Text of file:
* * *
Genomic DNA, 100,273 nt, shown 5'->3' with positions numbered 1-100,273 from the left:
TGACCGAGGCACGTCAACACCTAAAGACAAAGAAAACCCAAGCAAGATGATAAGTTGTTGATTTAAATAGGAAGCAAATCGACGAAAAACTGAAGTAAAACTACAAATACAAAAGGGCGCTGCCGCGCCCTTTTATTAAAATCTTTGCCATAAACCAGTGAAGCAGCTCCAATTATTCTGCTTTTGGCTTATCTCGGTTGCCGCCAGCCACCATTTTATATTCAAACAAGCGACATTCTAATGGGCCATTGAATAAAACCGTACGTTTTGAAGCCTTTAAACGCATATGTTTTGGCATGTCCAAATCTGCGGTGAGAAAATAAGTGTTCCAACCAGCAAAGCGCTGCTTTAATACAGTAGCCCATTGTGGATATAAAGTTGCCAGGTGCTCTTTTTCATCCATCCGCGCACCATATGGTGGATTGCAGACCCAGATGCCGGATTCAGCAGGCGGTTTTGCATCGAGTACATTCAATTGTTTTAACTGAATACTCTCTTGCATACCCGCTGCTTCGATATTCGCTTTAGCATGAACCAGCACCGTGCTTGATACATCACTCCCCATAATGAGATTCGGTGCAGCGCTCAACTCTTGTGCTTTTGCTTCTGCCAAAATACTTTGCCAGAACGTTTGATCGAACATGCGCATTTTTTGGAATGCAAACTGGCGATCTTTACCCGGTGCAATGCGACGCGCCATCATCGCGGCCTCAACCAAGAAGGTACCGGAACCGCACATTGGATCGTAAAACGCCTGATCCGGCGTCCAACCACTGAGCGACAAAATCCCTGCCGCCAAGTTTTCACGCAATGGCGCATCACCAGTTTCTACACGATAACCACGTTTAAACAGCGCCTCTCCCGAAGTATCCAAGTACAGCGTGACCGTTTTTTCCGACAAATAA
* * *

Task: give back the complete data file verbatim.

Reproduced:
Genomic DNA, 100,273 nt, shown 5'->3' with positions numbered 1-100,273 from the left:
TGACCGAGGCACGTCAACACCTAAAGACAAAGAAAACCCAAGCAAGATGATAAGTTGTTGATTTAAATAGGAAGCAAATCGACGAAAAACTGAAGTAAAACTACAAATACAAAAGGGCGCTGCCGCGCCCTTTTATTAAAATCTTTGCCATAAACCAGTGAAGCAGCTCCAATTATTCTGCTTTTGGCTTATCTCGGTTGCCGCCAGCCACCATTTTATATTCAAACAAGCGACATTCTAATGGGCCATTGAATAAAACCGTACGTTTTGAAGCCTTTAAACGCATATGTTTTGGCATGTCCAAATCTGCGGTGAGAAAATAAGTGTTCCAACCAGCAAAGCGCTGCTTTAATACAGTAGCCCATTGTGGATATAAAGTTGCCAGGTGCTCTTTTTCATCCATCCGCGCACCATATGGTGGATTGCAGACCCAGATGCCGGATTCAGCAGGCGGTTTTGCATCGAGTACATTCAATTGTTTTAACTGAATACTCTCTTGCATACCCGCTGCTTCGATATTCGCTTTAGCATGAACCAGCACCGTGCTTGATACATCACTCCCCATAATGAGATTCGGTGCAGCGCTCAACTCTTGTGCTTTTGCTTCTGCCAAAATACTTTGCCAGAACGTTTGATCGAACATGCGCATTTTTTGGAATGCAAACTGGCGATCTTTACCCGGTGCAATGCGACGCGCCATCATCGCGGCCTCAACCAAGAAGGTACCGGAACCGCACATTGGATCGTAAAACGCCTGATCCGGCGTCCAACCACTGAGCGACAAAATCCCTGCCGCCAAGTTTTCACGCAATGGCGCATCACCAGTTTCTACACGATAACCACGTTTAAACAGCGCCTCTCCCGAAGTATCCAAGTACAGCGTGACCGTTTTTTCCGACAAATAA